So Kacen Callender’s Islands of Blood and Storm duology, which I picked up after the first volume won the World Fantasy Award, is really awkward to talk about, because the two books are completely different things, with different protagonists and different subjects, but they’re also directly linearly connected plotwise. I can’t talk about the second book at all without somewhat spoiling the first—and I think the second one is far more interesting.
The first book, Queen of the Conquered, starts off with a protagonist who hates herself and thinks she’s an awful person. This is, as I’ve griped about before, a huge YA trope, and given that Callender has mostly written YA, I was sort of settling in to be annoyed, but… it doesn’t go where you’d think it would go, and ends up being subtler than the usual tropey nonsense.
Plotwise, this ends up being weirdly like Gideon the Ninth in that a handful of aristocrats end up on this weird royal island, and there are mysteries to unravel while people start dying, and nobody quite trusts anyone else but also they’re not openly enemies, mostly.
It’s a frustrating book in some ways—characters with really obvious blind spots are so frustrating to read, even if their blind spots are realistic and in-character—and I think it ends up more good than great; but then it sets up the second book, which I think is unambiguously great.
If you’re already interested in reading the series, stop here, because now I’m going to talk a bit about the plot of King of the Rising, which sorta spoils a bit of the first, but I guess tbh maybe not more than the title itself does.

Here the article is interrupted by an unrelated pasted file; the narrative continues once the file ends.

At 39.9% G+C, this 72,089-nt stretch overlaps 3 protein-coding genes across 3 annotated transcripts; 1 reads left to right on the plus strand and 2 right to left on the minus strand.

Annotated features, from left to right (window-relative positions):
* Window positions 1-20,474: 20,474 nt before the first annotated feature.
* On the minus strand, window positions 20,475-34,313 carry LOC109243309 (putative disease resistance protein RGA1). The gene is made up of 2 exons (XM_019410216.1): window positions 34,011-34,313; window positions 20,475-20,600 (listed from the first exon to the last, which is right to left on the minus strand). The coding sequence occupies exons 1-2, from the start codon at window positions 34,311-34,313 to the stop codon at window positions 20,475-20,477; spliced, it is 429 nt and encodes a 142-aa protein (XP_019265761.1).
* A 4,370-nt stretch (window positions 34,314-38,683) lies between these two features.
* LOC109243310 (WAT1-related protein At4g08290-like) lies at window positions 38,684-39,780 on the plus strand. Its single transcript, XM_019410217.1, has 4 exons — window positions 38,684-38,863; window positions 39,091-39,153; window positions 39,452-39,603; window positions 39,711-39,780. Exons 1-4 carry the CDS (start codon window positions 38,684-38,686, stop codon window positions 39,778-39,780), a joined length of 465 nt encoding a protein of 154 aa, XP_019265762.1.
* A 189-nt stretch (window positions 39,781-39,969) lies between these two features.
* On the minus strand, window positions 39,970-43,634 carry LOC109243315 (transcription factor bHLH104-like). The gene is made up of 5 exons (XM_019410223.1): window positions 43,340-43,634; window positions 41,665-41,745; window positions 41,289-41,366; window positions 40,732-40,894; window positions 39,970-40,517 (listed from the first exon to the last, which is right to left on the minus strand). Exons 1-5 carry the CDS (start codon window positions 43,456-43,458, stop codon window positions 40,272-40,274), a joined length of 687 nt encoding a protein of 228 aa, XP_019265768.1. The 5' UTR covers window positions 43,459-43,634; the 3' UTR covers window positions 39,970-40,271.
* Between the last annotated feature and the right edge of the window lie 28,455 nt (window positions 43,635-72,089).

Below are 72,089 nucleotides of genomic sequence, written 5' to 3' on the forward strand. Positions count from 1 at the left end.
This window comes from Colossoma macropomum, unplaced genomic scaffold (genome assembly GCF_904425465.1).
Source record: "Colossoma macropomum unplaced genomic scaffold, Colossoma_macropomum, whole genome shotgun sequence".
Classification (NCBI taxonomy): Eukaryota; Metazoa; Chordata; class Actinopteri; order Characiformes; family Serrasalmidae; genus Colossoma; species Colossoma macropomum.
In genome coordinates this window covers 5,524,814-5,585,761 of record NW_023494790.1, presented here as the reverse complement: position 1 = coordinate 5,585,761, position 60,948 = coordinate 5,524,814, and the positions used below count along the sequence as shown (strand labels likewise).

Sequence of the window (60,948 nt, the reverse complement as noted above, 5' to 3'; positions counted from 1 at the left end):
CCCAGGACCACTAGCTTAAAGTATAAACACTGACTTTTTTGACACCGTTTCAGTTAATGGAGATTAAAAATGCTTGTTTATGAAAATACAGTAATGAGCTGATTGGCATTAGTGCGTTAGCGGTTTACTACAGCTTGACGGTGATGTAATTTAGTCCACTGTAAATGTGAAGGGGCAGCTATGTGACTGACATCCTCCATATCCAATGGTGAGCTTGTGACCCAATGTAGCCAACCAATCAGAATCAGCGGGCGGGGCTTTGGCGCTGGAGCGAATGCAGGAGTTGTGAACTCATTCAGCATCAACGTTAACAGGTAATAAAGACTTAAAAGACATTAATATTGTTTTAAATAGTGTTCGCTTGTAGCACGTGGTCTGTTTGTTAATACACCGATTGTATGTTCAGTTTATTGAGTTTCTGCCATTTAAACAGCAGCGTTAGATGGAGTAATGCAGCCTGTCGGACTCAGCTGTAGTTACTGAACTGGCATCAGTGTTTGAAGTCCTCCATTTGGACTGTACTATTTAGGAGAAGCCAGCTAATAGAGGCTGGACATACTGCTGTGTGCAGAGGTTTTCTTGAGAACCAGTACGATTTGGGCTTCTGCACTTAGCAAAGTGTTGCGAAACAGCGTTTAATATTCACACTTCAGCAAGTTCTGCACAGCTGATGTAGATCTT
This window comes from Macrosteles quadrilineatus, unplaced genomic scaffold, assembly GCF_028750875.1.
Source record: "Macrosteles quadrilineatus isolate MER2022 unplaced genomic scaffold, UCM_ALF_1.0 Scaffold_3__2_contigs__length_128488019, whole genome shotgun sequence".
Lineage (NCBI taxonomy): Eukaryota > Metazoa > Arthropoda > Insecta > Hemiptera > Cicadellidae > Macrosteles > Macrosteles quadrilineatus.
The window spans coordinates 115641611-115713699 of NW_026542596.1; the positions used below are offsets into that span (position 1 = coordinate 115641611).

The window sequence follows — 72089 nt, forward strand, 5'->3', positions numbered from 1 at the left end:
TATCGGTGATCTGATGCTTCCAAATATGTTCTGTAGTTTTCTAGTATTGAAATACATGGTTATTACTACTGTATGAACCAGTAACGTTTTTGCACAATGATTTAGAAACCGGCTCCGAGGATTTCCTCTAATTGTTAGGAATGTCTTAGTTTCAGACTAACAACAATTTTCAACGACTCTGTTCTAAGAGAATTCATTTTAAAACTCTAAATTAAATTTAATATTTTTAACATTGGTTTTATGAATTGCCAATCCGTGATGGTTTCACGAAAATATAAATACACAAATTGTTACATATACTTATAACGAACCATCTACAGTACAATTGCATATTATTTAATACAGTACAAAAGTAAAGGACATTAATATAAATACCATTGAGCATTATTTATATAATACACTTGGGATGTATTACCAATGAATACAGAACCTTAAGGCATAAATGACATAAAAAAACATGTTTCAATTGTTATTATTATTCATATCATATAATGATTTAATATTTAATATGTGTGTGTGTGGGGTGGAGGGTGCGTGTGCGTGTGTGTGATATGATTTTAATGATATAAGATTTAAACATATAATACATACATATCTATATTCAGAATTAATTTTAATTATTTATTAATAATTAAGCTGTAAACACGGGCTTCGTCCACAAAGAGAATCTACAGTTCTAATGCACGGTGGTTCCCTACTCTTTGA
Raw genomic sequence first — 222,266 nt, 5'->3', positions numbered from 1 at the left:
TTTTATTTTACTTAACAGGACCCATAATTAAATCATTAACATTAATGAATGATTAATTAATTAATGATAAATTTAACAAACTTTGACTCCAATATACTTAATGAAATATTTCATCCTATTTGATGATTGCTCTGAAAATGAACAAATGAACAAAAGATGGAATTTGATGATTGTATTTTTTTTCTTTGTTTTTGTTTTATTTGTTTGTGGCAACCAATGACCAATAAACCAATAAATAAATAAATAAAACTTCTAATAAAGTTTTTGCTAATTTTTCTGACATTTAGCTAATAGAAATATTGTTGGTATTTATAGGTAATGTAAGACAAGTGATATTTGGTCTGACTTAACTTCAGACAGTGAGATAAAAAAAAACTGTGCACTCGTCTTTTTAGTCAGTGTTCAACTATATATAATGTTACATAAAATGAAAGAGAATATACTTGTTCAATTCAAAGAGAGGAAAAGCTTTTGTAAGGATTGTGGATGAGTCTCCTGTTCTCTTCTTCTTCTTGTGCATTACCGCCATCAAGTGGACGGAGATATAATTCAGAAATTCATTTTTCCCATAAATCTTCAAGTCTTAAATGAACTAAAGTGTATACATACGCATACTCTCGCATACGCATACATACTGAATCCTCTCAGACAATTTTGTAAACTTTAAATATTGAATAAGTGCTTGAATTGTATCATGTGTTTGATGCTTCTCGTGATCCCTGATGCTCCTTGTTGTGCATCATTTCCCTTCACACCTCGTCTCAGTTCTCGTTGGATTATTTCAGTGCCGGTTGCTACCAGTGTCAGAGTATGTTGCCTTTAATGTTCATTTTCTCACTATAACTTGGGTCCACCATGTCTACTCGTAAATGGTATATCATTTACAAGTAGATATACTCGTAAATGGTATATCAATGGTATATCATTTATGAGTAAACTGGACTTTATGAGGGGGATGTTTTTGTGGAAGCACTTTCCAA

Okay, so the second novel is about a rebellion, right. And that’s not an uncommon subject in fantasy fiction, but it’s done here in much more of a historical mode. The leaders of the rebellion have all worked together to kick it off, but they’re not a band of doughty friends, they’re all prickly individuals with their own interests and goals and mindsets, who will come into conflict with each other as their immediate need for cooperation fades. And kicking out the bad guys doesn’t automatically usher in a new era of peace and prosperity—there are all kinds of problems, because trying to replace a government and an economic system in ways that still work while removing the injustices that drove the rebellion is a really hard problem.
The book is relentless in not allowing easy answers to these hard problems. It is throughout surprising, yet also inevitable, in its developments. Yes, of course this is how it had to go, even as that’s never how I expected it to go. Recommended.